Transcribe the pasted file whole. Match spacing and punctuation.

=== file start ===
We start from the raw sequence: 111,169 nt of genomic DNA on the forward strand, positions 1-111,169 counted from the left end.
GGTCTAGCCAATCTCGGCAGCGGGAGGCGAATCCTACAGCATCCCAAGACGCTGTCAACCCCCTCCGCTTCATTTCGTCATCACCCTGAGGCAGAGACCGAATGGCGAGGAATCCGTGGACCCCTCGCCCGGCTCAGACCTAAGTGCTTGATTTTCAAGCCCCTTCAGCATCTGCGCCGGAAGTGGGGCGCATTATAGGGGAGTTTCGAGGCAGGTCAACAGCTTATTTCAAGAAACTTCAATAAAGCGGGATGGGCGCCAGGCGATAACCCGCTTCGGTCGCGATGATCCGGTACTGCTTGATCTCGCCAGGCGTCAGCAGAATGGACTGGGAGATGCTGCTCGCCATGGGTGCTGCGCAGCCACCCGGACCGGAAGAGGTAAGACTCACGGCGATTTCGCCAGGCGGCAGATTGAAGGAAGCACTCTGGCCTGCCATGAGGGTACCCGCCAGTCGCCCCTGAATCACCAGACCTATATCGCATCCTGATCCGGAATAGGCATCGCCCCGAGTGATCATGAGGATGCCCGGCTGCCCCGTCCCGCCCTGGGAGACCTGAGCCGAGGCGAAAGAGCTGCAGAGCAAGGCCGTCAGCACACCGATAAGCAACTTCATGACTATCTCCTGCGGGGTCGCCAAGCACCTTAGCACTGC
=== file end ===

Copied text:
We start from the raw sequence: 111,169 nt of genomic DNA on the forward strand, positions 1-111,169 counted from the left end.
GGTCTAGCCAATCTCGGCAGCGGGAGGCGAATCCTACAGCATCCCAAGACGCTGTCAACCCCCTCCGCTTCATTTCGTCATCACCCTGAGGCAGAGACCGAATGGCGAGGAATCCGTGGACCCCTCGCCCGGCTCAGACCTAAGTGCTTGATTTTCAAGCCCCTTCAGCATCTGCGCCGGAAGTGGGGCGCATTATAGGGGAGTTTCGAGGCAGGTCAACAGCTTATTTCAAGAAACTTCAATAAAGCGGGATGGGCGCCAGGCGATAACCCGCTTCGGTCGCGATGATCCGGTACTGCTTGATCTCGCCAGGCGTCAGCAGAATGGACTGGGAGATGCTGCTCGCCATGGGTGCTGCGCAGCCACCCGGACCGGAAGAGGTAAGACTCACGGCGATTTCGCCAGGCGGCAGATTGAAGGAAGCACTCTGGCCTGCCATGAGGGTACCCGCCAGTCGCCCCTGAATCACCAGACCTATATCGCATCCTGATCCGGAATAGGCATCGCCCCGAGTGATCATGAGGATGCCCGGCTGCCCCGTCCCGCCCTGGGAGACCTGAGCCGAGGCGAAAGAGCTGCAGAGCAAGGCCGTCAGCACACCGATAAGCAACTTCATGACTATCTCCTGCGGGGTCGCCAAGCACCTTAGCACTGC